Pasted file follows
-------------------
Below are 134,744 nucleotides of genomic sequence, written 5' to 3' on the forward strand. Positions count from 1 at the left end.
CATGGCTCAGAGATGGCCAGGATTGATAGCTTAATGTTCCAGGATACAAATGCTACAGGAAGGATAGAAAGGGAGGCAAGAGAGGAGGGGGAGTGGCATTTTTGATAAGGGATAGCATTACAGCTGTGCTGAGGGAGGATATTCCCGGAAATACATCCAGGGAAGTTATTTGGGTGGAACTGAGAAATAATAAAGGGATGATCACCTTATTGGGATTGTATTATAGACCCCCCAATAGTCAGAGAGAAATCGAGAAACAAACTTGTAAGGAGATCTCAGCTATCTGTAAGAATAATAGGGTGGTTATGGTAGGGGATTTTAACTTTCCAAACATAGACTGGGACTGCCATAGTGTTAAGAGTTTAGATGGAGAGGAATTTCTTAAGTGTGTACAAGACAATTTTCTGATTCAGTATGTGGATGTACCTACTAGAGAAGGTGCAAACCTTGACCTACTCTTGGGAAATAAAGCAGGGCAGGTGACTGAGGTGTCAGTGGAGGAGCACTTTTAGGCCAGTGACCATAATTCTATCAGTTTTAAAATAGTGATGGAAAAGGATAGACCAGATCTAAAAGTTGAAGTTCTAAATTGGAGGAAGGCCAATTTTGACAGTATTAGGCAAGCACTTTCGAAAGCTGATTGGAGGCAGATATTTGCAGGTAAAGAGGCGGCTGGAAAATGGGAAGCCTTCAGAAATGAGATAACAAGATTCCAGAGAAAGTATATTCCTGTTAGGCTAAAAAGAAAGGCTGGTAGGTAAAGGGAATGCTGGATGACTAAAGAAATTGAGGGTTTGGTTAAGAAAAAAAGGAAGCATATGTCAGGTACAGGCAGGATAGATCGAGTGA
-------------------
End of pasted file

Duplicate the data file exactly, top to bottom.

Below are 134,744 nucleotides of genomic sequence, written 5' to 3' on the forward strand. Positions count from 1 at the left end.
CATGGCTCAGAGATGGCCAGGATTGATAGCTTAATGTTCCAGGATACAAATGCTACAGGAAGGATAGAAAGGGAGGCAAGAGAGGAGGGGGAGTGGCATTTTTGATAAGGGATAGCATTACAGCTGTGCTGAGGGAGGATATTCCCGGAAATACATCCAGGGAAGTTATTTGGGTGGAACTGAGAAATAATAAAGGGATGATCACCTTATTGGGATTGTATTATAGACCCCCCAATAGTCAGAGAGAAATCGAGAAACAAACTTGTAAGGAGATCTCAGCTATCTGTAAGAATAATAGGGTGGTTATGGTAGGGGATTTTAACTTTCCAAACATAGACTGGGACTGCCATAGTGTTAAGAGTTTAGATGGAGAGGAATTTCTTAAGTGTGTACAAGACAATTTTCTGATTCAGTATGTGGATGTACCTACTAGAGAAGGTGCAAACCTTGACCTACTCTTGGGAAATAAAGCAGGGCAGGTGACTGAGGTGTCAGTGGAGGAGCACTTTTAGGCCAGTGACCATAATTCTATCAGTTTTAAAATAGTGATGGAAAAGGATAGACCAGATCTAAAAGTTGAAGTTCTAAATTGGAGGAAGGCCAATTTTGACAGTATTAGGCAAGCACTTTCGAAAGCTGATTGGAGGCAGATATTTGCAGGTAAAGAGGCGGCTGGAAAATGGGAAGCCTTCAGAAATGAGATAACAAGATTCCAGAGAAAGTATATTCCTGTTAGGCTAAAAAGAAAGGCTGGTAGGTAAAGGGAATGCTGGATGACTAAAGAAATTGAGGGTTTGGTTAAGAAAAAAAGGAAGCATATGTCAGGTACAGGCAGGATAGATCGAGTGA